** JLS – A lot.
** PP – Like…
** JLS – Well, I’ve published a second novel after that and then a collection of stories.
** PP – The second novel was ‘The Last English Plantation’
** JLS – The third book was ‘The Godmother and other stories’. Then jumping several years, I published a third novel, ‘Chinese Women’. I am now writing my fourth novel which I will give you a preview of – it is called ‘the last ship’. I have completed the final draft and hoping to make it ready for publication soon.
** PP – Most of your writing is set in Guyana.
** JLS – In fact, all of my novels are set in Guyana. Some of the stories in the collection are set in England.
** PP – Let’s go back to your first novel and The Prize – you are also the first woman writer to have won The Prize, a significant recognition, wouldn’t you say.
** JLS – Well, I guess so but what I was honoured by was the fact that I have won The Prize and recognised by my own country. That was my greatest honour.
** PP – But in my field, in my research and evaluation that was a significant first. I’ll tell you why I pushing this line of thought because later we will discuss women writers who took a long time to surface as a writing force, hampered by numerous factors.
Let’s now locate Janice Lowe Shinebourne – you were born in Rose Hall, Canje, Berbice, attended Berbice High School and University of Guyana. You have worked as a reporter in Georgetown before migrating to the UK in 1970.
While in Guyana, you interacted with a group of writers and you were a part of a literary magazine, ‘Expression’. For a while let’s focus on that group of writers and the magazine; who were those writers and what the magazine was about.
** JLS – It was called ‘Expression’, now how did it start. It started by teachers at St Stanislaus College and Queen’s College which were the two premium schools in the colonial days. And the teachers were Victor Ramraj at Queen’s College who spotted talented students like John Rickford and Brian Chan and singled them out for their literary gifts and talents; I think both wrote poetry which they use to show him. Then at St Stanislaus, there was an English VSO called Brian Cotton who noticed John Agard and Mark McWatt and singled them out. They were so talented and passionate about literature that he formed a club wherein they would all contributed money with which he would buy popular paperback novels for them to read like ‘The Loniness of a Long Distance Runner’.
** PP – Wow, how fortunate for those students.
** JLS – Yes, they were so passionate about literature that these teachers wanted to foster their talents, so they encouraged them to read and to write. And they were such an outpouring of poetry from these students – as I am talking, things are coming back to me: like there was also another person involved, he was N. D. Williams. Next they, that is, Williams and Cotton decided to start a magazine where these poems could be published and they called it ‘Expression’.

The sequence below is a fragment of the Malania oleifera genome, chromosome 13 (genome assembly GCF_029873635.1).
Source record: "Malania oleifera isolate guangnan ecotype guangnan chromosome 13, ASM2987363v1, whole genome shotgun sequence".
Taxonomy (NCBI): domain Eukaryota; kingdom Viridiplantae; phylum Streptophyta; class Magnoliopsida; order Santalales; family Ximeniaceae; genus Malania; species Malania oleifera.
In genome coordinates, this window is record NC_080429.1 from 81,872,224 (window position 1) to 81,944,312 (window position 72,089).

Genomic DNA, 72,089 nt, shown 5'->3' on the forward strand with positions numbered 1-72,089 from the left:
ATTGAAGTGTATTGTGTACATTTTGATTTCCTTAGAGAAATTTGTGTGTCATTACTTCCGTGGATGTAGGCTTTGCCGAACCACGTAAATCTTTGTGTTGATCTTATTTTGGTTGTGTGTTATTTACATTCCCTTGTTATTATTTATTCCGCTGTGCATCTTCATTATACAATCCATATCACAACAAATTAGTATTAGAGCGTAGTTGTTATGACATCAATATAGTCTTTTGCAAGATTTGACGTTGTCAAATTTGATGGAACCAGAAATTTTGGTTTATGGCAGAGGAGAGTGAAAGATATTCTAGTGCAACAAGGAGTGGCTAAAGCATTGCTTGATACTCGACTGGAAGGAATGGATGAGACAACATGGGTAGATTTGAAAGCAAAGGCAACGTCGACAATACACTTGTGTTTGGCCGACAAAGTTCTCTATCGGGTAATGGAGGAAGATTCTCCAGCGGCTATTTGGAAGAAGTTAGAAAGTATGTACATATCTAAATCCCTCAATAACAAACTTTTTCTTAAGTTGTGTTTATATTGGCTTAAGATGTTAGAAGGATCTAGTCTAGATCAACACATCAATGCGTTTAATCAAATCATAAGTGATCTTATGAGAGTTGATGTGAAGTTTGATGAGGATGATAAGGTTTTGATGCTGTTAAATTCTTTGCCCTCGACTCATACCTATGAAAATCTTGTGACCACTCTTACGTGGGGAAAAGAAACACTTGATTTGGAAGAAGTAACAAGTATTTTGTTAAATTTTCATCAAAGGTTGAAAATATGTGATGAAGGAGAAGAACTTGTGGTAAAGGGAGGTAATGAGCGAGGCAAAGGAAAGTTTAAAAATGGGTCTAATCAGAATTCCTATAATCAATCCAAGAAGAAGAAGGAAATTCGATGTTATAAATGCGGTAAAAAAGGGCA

** PP – Lovely, appropriate name. You were fortunate, the group I mean, was fortunate because the paperback revolution had just started and it was easy to get hold of inexpensive books.
** JLS – I have never thought of that – the paperback revolution reaching Guyana. You’re right Petamber because Bookers which is Guyana Stores now, was the place to be when you were young, to sit and pose on Saturday mornings, in the Bookers snack bar.
** PP – Near to the book stands.
** JLS – And there would be these carousels of paperbacks and we use to go and buy our snacks – patties and cheese rolls and drink orange juice and pose. And then when we have done that, we would go and look at books. So it was a culture that valued books and we were all well-read; we were up to date with the latest classics as with William Faulkner and others.
** PP – What this did for you and the group – getting the latest paperbacks?
** JLS – It fed our appetite for literature and writing.
I had left school and done a few jobs having moved to Georgetown to work in a bank, the Barclay’s Bank, but I wanted to carry on my formal education so I decided to go to the University of Guyana but I needed to get my ‘A’ Level in English so I went to private lessons at Milton Drepaul who was a friend of Victor [Ramraj].
I dare to show him some of the poems I’ve written and he said Janice you should get them publish in ‘Expression’ and I will put you on to Brian Chan who does all the work, get the work type and set up the Gestetner Machine and use to print the magazine. Brian walked in just then and Milton introduced us, telling him about my stories and how the work is good enough to be published the magazine. So I met Brian, we got on very well; he used to work at the British Council.
** PP – Remember the British Council Library – what a place!
** JLS – Of course, I remember, I use to go to the library….
** PP – And there was also the JFK Library…
** JLS – We had lots of libraries and bookshops. So Brian introduced me to his friends John Agard and Terence Roberts.
** PP – While you were still here in Guyana your work appeared in another popular journal, ‘Kaie’.
** JLS – Yes I wrote a story for it, also winning a prize in the process.
** PP – So your writing started in Guyana.
Now let’s move to the UK. What was the literary scene like in the UK?…(to be continued)
(To respond to this author, either call him on telephone # (592) 226-0065 or email: firstname.lastname@example.org)
** JLS – A lot.